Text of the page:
On August 31, 2021, Magic City Acceptance Academy opens its doors to students from across the Greater Birmingham Area. This tuition-free public charter school is the first of its kind in the country. Find out why these three local families chose this school for their students and why they can’t wait for school to get started.
But first, a bit about Magic City Acceptance Academy
Imagine a school for middle and high schoolers where everyone belongs. Now imagine top-notch educators, and an affirming, welcoming, learning and creativity-focused culture. This is just a part of the big, bold vision West Homewood-based Magic City Acceptance Academy has for its future. Find out why these three MCAA families chose this school.
Meet 3 families who are really looking forward to the start of this school year
- Jennifer Mann Grissom + daughter Cal: If you’ve ever had lunch at The Altamont School, you may have met Jennifer in the lunchroom, which she’s been running since 1998. Cal will be entering Magic City Acceptance Academy’s 11th grade class.
- Ansley Cooley, son Lucas + daughter Delilah: Ansley Cooley, a nurse, is the mom of three children, aged 13, 15 and 18. While the oldest will be staying in Hoover to finish out his senior year, the two youngest, Lucas and Delilah, are heading into 10th and 8th grades at Magic City Acceptance Academy.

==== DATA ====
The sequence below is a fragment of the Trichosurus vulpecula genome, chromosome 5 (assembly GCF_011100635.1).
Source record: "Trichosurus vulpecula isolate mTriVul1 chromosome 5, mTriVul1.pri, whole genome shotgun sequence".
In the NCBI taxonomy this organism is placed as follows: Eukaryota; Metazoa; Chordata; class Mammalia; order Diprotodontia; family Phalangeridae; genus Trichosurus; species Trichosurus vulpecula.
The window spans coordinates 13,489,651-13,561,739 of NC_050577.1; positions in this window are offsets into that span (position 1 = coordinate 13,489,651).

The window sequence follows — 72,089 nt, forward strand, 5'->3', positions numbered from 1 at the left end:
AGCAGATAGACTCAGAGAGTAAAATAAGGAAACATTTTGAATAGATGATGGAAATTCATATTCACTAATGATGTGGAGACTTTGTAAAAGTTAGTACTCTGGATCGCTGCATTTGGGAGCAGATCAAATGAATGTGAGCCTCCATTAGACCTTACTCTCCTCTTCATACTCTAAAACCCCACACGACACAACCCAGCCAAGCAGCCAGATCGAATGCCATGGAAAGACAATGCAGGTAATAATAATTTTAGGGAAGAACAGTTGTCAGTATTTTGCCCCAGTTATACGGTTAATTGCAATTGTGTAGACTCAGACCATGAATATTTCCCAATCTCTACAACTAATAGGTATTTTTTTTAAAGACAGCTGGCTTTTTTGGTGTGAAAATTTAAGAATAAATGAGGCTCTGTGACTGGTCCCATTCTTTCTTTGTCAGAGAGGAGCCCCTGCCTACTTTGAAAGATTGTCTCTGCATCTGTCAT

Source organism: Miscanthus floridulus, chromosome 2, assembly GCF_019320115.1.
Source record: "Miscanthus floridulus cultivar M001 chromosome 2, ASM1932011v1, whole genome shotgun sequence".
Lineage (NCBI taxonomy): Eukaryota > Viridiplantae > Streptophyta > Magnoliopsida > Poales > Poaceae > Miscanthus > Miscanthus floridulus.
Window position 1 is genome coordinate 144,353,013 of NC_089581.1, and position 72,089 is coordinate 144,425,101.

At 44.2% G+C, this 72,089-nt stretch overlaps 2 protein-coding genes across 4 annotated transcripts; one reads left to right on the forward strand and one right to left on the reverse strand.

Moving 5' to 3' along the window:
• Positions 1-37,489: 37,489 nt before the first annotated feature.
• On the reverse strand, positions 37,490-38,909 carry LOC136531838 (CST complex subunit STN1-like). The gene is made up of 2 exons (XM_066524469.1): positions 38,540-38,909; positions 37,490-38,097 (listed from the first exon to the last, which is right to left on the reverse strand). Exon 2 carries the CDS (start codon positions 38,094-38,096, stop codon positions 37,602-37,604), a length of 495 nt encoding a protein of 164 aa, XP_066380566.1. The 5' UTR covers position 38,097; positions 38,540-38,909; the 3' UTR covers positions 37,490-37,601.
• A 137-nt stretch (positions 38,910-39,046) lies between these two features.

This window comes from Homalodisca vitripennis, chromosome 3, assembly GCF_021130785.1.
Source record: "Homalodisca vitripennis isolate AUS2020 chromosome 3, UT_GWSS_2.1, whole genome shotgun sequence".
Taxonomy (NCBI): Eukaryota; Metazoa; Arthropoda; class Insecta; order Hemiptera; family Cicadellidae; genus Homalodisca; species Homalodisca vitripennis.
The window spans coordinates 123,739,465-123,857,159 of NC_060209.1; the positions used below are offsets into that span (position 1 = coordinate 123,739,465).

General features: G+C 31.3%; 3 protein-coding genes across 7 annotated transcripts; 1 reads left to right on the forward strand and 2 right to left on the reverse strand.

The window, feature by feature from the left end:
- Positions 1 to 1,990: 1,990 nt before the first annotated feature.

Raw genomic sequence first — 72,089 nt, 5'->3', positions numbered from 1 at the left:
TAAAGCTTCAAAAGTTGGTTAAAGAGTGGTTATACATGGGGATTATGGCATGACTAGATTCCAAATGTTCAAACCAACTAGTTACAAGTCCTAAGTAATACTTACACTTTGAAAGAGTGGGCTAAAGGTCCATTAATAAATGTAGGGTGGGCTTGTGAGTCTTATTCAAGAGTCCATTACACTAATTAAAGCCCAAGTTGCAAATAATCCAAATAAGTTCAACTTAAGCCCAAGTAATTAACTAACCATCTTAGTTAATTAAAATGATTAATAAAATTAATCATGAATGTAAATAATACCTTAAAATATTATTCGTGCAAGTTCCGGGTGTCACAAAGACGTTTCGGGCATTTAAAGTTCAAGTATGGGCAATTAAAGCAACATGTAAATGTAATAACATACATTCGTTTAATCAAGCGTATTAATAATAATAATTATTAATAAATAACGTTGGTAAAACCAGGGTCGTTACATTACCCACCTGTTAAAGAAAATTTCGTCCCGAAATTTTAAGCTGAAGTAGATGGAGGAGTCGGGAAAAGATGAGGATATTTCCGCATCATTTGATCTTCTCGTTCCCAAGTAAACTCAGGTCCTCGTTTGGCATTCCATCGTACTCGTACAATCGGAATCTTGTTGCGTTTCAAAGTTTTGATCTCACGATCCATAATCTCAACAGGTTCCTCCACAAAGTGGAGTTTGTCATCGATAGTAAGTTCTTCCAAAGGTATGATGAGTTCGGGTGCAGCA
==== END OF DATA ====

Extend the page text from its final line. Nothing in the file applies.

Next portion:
- April Attical + daughter Rachael: April Attical is a single mom to daughter Rachael, who’s going into 6th grade, and a three-year old son. She works at an outpatient mental health facility.
Bham Now: what led you to choose Magic City Acceptance Academy for your family?
Grissom: COVID totally upended everything for Cal. Online learning did not work for her, so she took an early gap year.
Now that she’s getting to know a lot of the kids at MCAA through a Discord server, she said “Mom, I really want to have two full years with these people. I want to experience all the things that I was gonna miss.”
Without the Acceptance Academy, it’s likely that she would not have gone back to school at all.
Cooley: While Lucas, my 15-year old, had done well in school, he almost flunked out when he was doing virtual school because he’d rather play video games.
For years, I’ve had discussions with him about how he feels like people talk at him in class and it’s not relevant to his life.
Delilah, who’s 13, is very independent, self-sufficient and a go-getter, decided she wanted to go to MCAA as soon as she heard about it.
Attical: I wanted to choose a school that was very inclusive for Rachael. After five years in a private school, she wanted to go to public school. It wasn’t a good transition for her, and she was bullied every day. In the midst of all that, we discovered that she has autism.
I never want her to experience that kind of bullying again, so I started looking at other options for when she finished 5th grade.
Bham Now: how did you first hear about Magic City Acceptance Academy?
Grissom: At the Magic City Acceptance Center.